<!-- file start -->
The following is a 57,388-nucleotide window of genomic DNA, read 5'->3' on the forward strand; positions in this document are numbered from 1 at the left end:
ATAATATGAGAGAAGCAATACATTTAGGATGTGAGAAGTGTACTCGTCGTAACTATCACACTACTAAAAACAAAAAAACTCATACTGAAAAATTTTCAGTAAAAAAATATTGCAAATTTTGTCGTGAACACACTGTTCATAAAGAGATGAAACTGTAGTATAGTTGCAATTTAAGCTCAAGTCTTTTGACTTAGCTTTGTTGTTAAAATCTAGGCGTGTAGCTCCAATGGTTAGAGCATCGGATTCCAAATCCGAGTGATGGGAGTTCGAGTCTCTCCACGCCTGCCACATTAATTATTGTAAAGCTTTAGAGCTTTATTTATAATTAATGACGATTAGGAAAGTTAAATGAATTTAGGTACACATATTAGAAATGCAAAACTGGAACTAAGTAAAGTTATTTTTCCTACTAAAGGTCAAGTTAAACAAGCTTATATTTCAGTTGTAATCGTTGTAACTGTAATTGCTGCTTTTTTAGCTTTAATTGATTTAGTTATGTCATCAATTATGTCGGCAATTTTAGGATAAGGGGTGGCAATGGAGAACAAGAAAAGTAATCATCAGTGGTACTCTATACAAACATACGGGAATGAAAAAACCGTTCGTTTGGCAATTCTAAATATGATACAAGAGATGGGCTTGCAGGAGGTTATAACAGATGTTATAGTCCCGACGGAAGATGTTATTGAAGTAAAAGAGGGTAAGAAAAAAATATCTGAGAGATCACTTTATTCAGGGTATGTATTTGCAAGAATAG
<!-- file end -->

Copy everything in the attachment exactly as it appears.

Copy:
The following is a 57,388-nucleotide window of genomic DNA, read 5'->3' on the forward strand; positions in this document are numbered from 1 at the left end:
ATAATATGAGAGAAGCAATACATTTAGGATGTGAGAAGTGTACTCGTCGTAACTATCACACTACTAAAAACAAAAAAACTCATACTGAAAAATTTTCAGTAAAAAAATATTGCAAATTTTGTCGTGAACACACTGTTCATAAAGAGATGAAACTGTAGTATAGTTGCAATTTAAGCTCAAGTCTTTTGACTTAGCTTTGTTGTTAAAATCTAGGCGTGTAGCTCCAATGGTTAGAGCATCGGATTCCAAATCCGAGTGATGGGAGTTCGAGTCTCTCCACGCCTGCCACATTAATTATTGTAAAGCTTTAGAGCTTTATTTATAATTAATGACGATTAGGAAAGTTAAATGAATTTAGGTACACATATTAGAAATGCAAAACTGGAACTAAGTAAAGTTATTTTTCCTACTAAAGGTCAAGTTAAACAAGCTTATATTTCAGTTGTAATCGTTGTAACTGTAATTGCTGCTTTTTTAGCTTTAATTGATTTAGTTATGTCATCAATTATGTCGGCAATTTTAGGATAAGGGGTGGCAATGGAGAACAAGAAAAGTAATCATCAGTGGTACTCTATACAAACATACGGGAATGAAAAAACCGTTCGTTTGGCAATTCTAAATATGATACAAGAGATGGGCTTGCAGGAGGTTATAACAGATGTTATAGTCCCGACGGAAGATGTTATTGAAGTAAAAGAGGGTAAGAAAAAAATATCTGAGAGATCACTTTATTCAGGGTATGTATTTGCAAGAATAG